The oil and natural gas industry can breathe easier — at least for the time being — now that the joint House-Senate super committee has conceded defeat in reaching a bipartisan agreement to cut the federal deficit.

But “the fact that the select committee didn’t come to closure doesn’t mean the issues are going away,” said Lee Fuller, vice president of government relations for the Independent Petroleum Association of America (IPAA), which represents independent producers.

“The fact that the [super committee] didn’t produce a tax package was the appropriate decision,” he said. The super committee needs to leave the complex issue of tax reform to the congressional tax-writing committees, Fuller said. “If you are going to have tax reform, everything needs to be on the table.”

There are “strong indicators [that] as Congress goes forward it will want to address some type of tax reform” over the next several years, he said. If that reform involves modifications to intangible drilling costs and percentage depletion, it will negatively impact independent oil and gas producers, according to Fuller.

In a letter to the committee earlier this month, IPAA President Barry Russell expressed the group’s opposition to two plans that were being considered to shave $1.2 trillion from the deficit: the elimination of targeted tax breaks for the oil and gas industry, and proposed cuts to the corporate tax rate (see NGI, Sept. 19).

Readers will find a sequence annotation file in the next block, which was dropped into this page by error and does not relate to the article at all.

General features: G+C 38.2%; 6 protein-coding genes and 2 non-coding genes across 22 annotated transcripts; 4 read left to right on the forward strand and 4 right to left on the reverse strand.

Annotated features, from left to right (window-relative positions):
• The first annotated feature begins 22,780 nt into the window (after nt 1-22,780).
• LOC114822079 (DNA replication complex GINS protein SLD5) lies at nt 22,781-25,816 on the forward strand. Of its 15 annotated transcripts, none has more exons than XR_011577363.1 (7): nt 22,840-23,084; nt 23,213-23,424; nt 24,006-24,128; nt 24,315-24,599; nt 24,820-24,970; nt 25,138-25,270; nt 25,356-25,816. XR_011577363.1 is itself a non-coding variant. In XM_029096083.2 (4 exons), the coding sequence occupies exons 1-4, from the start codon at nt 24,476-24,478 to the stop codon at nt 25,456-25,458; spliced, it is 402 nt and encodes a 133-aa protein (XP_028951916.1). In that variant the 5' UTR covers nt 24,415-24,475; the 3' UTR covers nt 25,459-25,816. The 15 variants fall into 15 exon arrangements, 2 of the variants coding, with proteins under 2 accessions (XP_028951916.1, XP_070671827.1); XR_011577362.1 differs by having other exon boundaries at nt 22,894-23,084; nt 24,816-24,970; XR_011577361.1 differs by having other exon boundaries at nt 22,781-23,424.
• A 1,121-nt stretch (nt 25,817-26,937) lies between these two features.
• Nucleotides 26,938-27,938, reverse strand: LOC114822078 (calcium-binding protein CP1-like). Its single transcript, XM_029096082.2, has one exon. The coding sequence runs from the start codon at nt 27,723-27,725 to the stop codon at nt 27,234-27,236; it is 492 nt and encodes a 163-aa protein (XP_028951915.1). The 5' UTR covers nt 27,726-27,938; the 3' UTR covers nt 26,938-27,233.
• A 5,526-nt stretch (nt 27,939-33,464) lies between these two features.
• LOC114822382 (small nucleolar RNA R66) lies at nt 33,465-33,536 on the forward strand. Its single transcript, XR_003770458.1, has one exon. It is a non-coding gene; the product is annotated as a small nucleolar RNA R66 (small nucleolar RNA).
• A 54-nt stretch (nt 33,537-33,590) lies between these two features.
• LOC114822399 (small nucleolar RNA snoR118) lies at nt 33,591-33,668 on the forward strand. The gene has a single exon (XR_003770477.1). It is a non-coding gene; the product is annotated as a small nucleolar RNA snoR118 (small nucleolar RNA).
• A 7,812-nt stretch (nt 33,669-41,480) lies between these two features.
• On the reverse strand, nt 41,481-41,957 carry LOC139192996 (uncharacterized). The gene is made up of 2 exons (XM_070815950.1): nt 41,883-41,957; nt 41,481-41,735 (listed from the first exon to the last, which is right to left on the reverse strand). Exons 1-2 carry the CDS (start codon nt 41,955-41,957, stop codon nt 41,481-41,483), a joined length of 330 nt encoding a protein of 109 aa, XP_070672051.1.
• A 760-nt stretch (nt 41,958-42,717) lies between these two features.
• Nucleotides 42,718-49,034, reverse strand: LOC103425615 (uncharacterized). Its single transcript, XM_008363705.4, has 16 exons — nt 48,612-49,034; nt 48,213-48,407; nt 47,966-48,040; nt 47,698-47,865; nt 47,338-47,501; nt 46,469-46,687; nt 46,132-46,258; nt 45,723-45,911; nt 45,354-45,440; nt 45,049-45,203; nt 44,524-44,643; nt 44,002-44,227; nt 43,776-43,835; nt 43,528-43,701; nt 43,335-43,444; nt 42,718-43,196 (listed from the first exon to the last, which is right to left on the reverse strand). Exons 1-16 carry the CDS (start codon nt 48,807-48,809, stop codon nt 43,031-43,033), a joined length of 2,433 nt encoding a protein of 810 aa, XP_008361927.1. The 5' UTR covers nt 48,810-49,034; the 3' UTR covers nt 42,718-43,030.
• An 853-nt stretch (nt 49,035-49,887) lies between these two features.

The IPAA and other groups objected to the super committee targeting a single industry to raise revenue, and believes a reduction in corporate tax reform was too complex to be considered at the super committee level (see NGI, Nov. 14).

“It is essential to recognize that not all American businesses fall under the corporate tax rate. Many small American companies file as individuals under the current tax code. For example, the American oil and natural gas industry is incredibly diverse. In fact, independent producers have an average of 12 employees and many of them file as individuals. Therefore, a lowered corporate rate that eliminates deductions can actually result in a net tax increase for these individual filers,” IPAA told the super committee co-chairs.

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